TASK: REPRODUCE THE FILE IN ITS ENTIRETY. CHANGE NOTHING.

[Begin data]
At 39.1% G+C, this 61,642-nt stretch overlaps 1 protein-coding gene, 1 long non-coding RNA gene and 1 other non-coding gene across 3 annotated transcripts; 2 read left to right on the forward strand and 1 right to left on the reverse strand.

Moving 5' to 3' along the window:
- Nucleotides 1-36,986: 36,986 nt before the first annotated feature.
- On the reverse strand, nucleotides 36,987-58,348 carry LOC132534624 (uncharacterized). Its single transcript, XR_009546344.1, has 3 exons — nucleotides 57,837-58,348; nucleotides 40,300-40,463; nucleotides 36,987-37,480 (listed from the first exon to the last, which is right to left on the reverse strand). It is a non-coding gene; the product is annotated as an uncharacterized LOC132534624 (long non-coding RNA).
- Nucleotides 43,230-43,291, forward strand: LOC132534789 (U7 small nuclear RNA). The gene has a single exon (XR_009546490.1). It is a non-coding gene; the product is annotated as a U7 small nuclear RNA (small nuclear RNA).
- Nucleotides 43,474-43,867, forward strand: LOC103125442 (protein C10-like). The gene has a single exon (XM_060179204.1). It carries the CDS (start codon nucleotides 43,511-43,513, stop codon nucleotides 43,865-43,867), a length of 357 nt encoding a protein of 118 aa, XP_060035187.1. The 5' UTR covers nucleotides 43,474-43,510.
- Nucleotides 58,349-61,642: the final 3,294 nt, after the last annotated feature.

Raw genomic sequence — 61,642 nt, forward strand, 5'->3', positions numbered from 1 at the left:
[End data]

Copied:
At 39.1% G+C, this 61,642-nt stretch overlaps 1 protein-coding gene, 1 long non-coding RNA gene and 1 other non-coding gene across 3 annotated transcripts; 2 read left to right on the forward strand and 1 right to left on the reverse strand.

Moving 5' to 3' along the window:
- Nucleotides 1-36,986: 36,986 nt before the first annotated feature.
- On the reverse strand, nucleotides 36,987-58,348 carry LOC132534624 (uncharacterized). Its single transcript, XR_009546344.1, has 3 exons — nucleotides 57,837-58,348; nucleotides 40,300-40,463; nucleotides 36,987-37,480 (listed from the first exon to the last, which is right to left on the reverse strand). It is a non-coding gene; the product is annotated as an uncharacterized LOC132534624 (long non-coding RNA).
- Nucleotides 43,230-43,291, forward strand: LOC132534789 (U7 small nuclear RNA). The gene has a single exon (XR_009546490.1). It is a non-coding gene; the product is annotated as a U7 small nuclear RNA (small nuclear RNA).
- Nucleotides 43,474-43,867, forward strand: LOC103125442 (protein C10-like). The gene has a single exon (XM_060179204.1). It carries the CDS (start codon nucleotides 43,511-43,513, stop codon nucleotides 43,865-43,867), a length of 357 nt encoding a protein of 118 aa, XP_060035187.1. The 5' UTR covers nucleotides 43,474-43,510.
- Nucleotides 58,349-61,642: the final 3,294 nt, after the last annotated feature.

Raw genomic sequence — 61,642 nt, forward strand, 5'->3', positions numbered from 1 at the left: